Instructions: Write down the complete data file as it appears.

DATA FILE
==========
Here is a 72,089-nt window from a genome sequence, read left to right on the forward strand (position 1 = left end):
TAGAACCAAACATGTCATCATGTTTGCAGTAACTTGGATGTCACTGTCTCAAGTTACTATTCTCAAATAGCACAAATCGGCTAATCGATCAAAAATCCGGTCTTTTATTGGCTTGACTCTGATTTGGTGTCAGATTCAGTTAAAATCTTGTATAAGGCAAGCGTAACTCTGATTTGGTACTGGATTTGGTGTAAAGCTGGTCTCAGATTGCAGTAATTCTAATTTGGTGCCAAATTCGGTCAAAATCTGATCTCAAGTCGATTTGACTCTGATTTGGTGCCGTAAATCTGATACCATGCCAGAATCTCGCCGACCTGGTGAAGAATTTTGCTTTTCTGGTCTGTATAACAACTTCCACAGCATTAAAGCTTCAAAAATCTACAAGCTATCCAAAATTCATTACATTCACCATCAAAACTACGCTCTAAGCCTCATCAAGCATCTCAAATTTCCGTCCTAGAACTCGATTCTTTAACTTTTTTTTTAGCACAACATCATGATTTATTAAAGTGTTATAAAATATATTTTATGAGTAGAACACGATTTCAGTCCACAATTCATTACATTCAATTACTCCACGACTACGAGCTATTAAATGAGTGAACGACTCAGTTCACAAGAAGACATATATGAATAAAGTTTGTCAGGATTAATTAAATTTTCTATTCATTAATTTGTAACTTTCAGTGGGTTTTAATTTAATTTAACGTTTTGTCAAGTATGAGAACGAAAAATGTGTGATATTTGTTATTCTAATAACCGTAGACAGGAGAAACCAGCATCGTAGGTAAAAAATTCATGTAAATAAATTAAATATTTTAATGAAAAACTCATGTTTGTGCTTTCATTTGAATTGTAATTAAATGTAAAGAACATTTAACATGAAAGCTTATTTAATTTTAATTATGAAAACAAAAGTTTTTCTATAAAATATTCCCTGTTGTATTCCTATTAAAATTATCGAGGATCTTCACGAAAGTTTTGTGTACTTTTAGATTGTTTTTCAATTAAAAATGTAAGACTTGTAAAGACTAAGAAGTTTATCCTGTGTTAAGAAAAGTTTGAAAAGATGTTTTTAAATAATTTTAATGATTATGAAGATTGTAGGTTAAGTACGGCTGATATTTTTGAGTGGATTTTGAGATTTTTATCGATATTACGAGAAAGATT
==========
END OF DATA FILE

Here is a 72,089-nt window from a genome sequence, read left to right on the forward strand (position 1 = left end):
TAGAACCAAACATGTCATCATGTTTGCAGTAACTTGGATGTCACTGTCTCAAGTTACTATTCTCAAATAGCACAAATCGGCTAATCGATCAAAAATCCGGTCTTTTATTGGCTTGACTCTGATTTGGTGTCAGATTCAGTTAAAATCTTGTATAAGGCAAGCGTAACTCTGATTTGGTACTGGATTTGGTGTAAAGCTGGTCTCAGATTGCAGTAATTCTAATTTGGTGCCAAATTCGGTCAAAATCTGATCTCAAGTCGATTTGACTCTGATTTGGTGCCGTAAATCTGATACCATGCCAGAATCTCGCCGACCTGGTGAAGAATTTTGCTTTTCTGGTCTGTATAACAACTTCCACAGCATTAAAGCTTCAAAAATCTACAAGCTATCCAAAATTCATTACATTCACCATCAAAACTACGCTCTAAGCCTCATCAAGCATCTCAAATTTCCGTCCTAGAACTCGATTCTTTAACTTTTTTTTTAGCACAACATCATGATTTATTAAAGTGTTATAAAATATATTTTATGAGTAGAACACGATTTCAGTCCACAATTCATTACATTCAATTACTCCACGACTACGAGCTATTAAATGAGTGAACGACTCAGTTCACAAGAAGACATATATGAATAAAGTTTGTCAGGATTAATTAAATTTTCTATTCATTAATTTGTAACTTTCAGTGGGTTTTAATTTAATTTAACGTTTTGTCAAGTATGAGAACGAAAAATGTGTGATATTTGTTATTCTAATAACCGTAGACAGGAGAAACCAGCATCGTAGGTAAAAAATTCATGTAAATAAATTAAATATTTTAATGAAAAACTCATGTTTGTGCTTTCATTTGAATTGTAATTAAATGTAAAGAACATTTAACATGAAAGCTTATTTAATTTTAATTATGAAAACAAAAGTTTTTCTATAAAATATTCCCTGTTGTATTCCTATTAAAATTATCGAGGATCTTCACGAAAGTTTTGTGTACTTTTAGATTGTTTTTCAATTAAAAATGTAAGACTTGTAAAGACTAAGAAGTTTATCCTGTGTTAAGAAAAGTTTGAAAAGATGTTTTTAAATAATTTTAATGATTATGAAGATTGTAGGTTAAGTACGGCTGATATTTTTGAGTGGATTTTGAGATTTTTATCGATATTACGAGAAAGATT